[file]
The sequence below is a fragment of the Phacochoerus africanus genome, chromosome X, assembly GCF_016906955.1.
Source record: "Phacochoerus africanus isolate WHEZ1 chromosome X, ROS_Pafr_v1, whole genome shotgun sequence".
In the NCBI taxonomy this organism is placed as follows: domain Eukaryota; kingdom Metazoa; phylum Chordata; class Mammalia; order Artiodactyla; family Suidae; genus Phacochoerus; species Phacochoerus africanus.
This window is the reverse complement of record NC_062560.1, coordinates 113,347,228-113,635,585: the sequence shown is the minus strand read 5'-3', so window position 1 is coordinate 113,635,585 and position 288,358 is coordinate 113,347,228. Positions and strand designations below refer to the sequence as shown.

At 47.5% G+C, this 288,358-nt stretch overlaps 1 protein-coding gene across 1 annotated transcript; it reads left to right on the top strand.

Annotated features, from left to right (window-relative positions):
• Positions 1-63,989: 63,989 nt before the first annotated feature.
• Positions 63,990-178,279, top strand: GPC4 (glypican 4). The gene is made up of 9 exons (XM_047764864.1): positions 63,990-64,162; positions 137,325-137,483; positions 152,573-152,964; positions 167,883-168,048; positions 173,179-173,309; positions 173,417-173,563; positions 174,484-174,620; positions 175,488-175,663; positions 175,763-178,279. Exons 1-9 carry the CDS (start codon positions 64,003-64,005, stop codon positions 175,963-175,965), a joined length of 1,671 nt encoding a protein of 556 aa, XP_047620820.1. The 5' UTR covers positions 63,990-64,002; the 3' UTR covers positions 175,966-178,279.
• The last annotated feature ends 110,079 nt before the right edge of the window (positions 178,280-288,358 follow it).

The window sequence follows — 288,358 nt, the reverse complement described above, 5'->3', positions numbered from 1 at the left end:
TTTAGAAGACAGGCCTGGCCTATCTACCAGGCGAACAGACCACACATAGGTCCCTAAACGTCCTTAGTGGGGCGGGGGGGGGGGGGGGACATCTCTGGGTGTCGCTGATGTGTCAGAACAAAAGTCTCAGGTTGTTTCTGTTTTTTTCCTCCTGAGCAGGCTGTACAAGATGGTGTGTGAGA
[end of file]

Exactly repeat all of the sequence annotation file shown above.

The sequence below is a fragment of the Phacochoerus africanus genome, chromosome X, assembly GCF_016906955.1.
Source record: "Phacochoerus africanus isolate WHEZ1 chromosome X, ROS_Pafr_v1, whole genome shotgun sequence".
In the NCBI taxonomy this organism is placed as follows: domain Eukaryota; kingdom Metazoa; phylum Chordata; class Mammalia; order Artiodactyla; family Suidae; genus Phacochoerus; species Phacochoerus africanus.
This window is the reverse complement of record NC_062560.1, coordinates 113,347,228-113,635,585: the sequence shown is the minus strand read 5'-3', so window position 1 is coordinate 113,635,585 and position 288,358 is coordinate 113,347,228. Positions and strand designations below refer to the sequence as shown.

At 47.5% G+C, this 288,358-nt stretch overlaps 1 protein-coding gene across 1 annotated transcript; it reads left to right on the top strand.

Annotated features, from left to right (window-relative positions):
• Positions 1-63,989: 63,989 nt before the first annotated feature.
• Positions 63,990-178,279, top strand: GPC4 (glypican 4). The gene is made up of 9 exons (XM_047764864.1): positions 63,990-64,162; positions 137,325-137,483; positions 152,573-152,964; positions 167,883-168,048; positions 173,179-173,309; positions 173,417-173,563; positions 174,484-174,620; positions 175,488-175,663; positions 175,763-178,279. Exons 1-9 carry the CDS (start codon positions 64,003-64,005, stop codon positions 175,963-175,965), a joined length of 1,671 nt encoding a protein of 556 aa, XP_047620820.1. The 5' UTR covers positions 63,990-64,002; the 3' UTR covers positions 175,966-178,279.
• The last annotated feature ends 110,079 nt before the right edge of the window (positions 178,280-288,358 follow it).

The window sequence follows — 288,358 nt, the reverse complement described above, 5'->3', positions numbered from 1 at the left end:
TTTAGAAGACAGGCCTGGCCTATCTACCAGGCGAACAGACCACACATAGGTCCCTAAACGTCCTTAGTGGGGCGGGGGGGGGGGGGGGACATCTCTGGGTGTCGCTGATGTGTCAGAACAAAAGTCTCAGGTTGTTTCTGTTTTTTTCCTCCTGAGCAGGCTGTACAAGATGGTGTGTGAGA